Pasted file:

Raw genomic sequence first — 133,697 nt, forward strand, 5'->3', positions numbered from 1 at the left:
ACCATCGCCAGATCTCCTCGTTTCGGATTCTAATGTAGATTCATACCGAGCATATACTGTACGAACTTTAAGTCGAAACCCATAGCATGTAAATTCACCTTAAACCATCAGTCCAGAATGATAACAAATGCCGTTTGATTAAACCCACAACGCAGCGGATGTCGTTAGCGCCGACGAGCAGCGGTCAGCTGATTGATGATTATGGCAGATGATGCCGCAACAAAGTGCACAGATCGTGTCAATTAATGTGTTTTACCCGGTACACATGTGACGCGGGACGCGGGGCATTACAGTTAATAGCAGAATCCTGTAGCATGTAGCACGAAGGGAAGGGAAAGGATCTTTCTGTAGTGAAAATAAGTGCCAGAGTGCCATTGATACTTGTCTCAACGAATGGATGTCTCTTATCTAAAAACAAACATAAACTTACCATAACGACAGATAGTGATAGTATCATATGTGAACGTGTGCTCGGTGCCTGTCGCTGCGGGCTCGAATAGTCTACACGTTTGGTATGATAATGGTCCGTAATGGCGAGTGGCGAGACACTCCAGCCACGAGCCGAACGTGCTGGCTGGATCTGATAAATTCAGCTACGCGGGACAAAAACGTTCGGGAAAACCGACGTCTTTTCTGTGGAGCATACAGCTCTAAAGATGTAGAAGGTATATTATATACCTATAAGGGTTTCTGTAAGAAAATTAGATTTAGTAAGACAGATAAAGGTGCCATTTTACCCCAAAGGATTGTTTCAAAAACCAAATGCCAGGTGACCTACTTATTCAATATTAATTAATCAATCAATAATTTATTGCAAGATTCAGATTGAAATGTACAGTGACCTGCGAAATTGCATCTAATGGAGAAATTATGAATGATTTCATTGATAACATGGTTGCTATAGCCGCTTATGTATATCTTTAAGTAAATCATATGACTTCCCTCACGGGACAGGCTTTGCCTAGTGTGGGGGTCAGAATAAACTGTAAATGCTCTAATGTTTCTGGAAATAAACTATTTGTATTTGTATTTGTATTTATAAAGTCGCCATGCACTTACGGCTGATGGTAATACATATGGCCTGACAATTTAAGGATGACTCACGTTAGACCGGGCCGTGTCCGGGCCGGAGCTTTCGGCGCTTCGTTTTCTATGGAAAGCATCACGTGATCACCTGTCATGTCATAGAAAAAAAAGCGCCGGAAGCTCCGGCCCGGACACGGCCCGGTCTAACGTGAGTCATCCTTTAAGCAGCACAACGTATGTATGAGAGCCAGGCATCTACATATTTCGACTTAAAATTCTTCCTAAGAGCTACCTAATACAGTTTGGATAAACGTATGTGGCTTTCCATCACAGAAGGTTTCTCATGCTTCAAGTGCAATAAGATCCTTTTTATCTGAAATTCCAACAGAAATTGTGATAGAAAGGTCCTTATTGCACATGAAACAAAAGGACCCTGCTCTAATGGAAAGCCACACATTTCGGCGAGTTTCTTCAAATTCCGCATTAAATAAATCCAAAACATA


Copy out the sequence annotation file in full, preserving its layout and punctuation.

Raw genomic sequence first — 133,697 nt, forward strand, 5'->3', positions numbered from 1 at the left:
ACCATCGCCAGATCTCCTCGTTTCGGATTCTAATGTAGATTCATACCGAGCATATACTGTACGAACTTTAAGTCGAAACCCATAGCATGTAAATTCACCTTAAACCATCAGTCCAGAATGATAACAAATGCCGTTTGATTAAACCCACAACGCAGCGGATGTCGTTAGCGCCGACGAGCAGCGGTCAGCTGATTGATGATTATGGCAGATGATGCCGCAACAAAGTGCACAGATCGTGTCAATTAATGTGTTTTACCCGGTACACATGTGACGCGGGACGCGGGGCATTACAGTTAATAGCAGAATCCTGTAGCATGTAGCACGAAGGGAAGGGAAAGGATCTTTCTGTAGTGAAAATAAGTGCCAGAGTGCCATTGATACTTGTCTCAACGAATGGATGTCTCTTATCTAAAAACAAACATAAACTTACCATAACGACAGATAGTGATAGTATCATATGTGAACGTGTGCTCGGTGCCTGTCGCTGCGGGCTCGAATAGTCTACACGTTTGGTATGATAATGGTCCGTAATGGCGAGTGGCGAGACACTCCAGCCACGAGCCGAACGTGCTGGCTGGATCTGATAAATTCAGCTACGCGGGACAAAAACGTTCGGGAAAACCGACGTCTTTTCTGTGGAGCATACAGCTCTAAAGATGTAGAAGGTATATTATATACCTATAAGGGTTTCTGTAAGAAAATTAGATTTAGTAAGACAGATAAAGGTGCCATTTTACCCCAAAGGATTGTTTCAAAAACCAAATGCCAGGTGACCTACTTATTCAATATTAATTAATCAATCAATAATTTATTGCAAGATTCAGATTGAAATGTACAGTGACCTGCGAAATTGCATCTAATGGAGAAATTATGAATGATTTCATTGATAACATGGTTGCTATAGCCGCTTATGTATATCTTTAAGTAAATCATATGACTTCCCTCACGGGACAGGCTTTGCCTAGTGTGGGGGTCAGAATAAACTGTAAATGCTCTAATGTTTCTGGAAATAAACTATTTGTATTTGTATTTGTATTTATAAAGTCGCCATGCACTTACGGCTGATGGTAATACATATGGCCTGACAATTTAAGGATGACTCACGTTAGACCGGGCCGTGTCCGGGCCGGAGCTTTCGGCGCTTCGTTTTCTATGGAAAGCATCACGTGATCACCTGTCATGTCATAGAAAAAAAAGCGCCGGAAGCTCCGGCCCGGACACGGCCCGGTCTAACGTGAGTCATCCTTTAAGCAGCACAACGTATGTATGAGAGCCAGGCATCTACATATTTCGACTTAAAATTCTTCCTAAGAGCTACCTAATACAGTTTGGATAAACGTATGTGGCTTTCCATCACAGAAGGTTTCTCATGCTTCAAGTGCAATAAGATCCTTTTTATCTGAAATTCCAACAGAAATTGTGATAGAAAGGTCCTTATTGCACATGAAACAAAAGGACCCTGCTCTAATGGAAAGCCACACATTTCGGCGAGTTTCTTCAAATTCCGCATTAAATAAATCCAAAACATA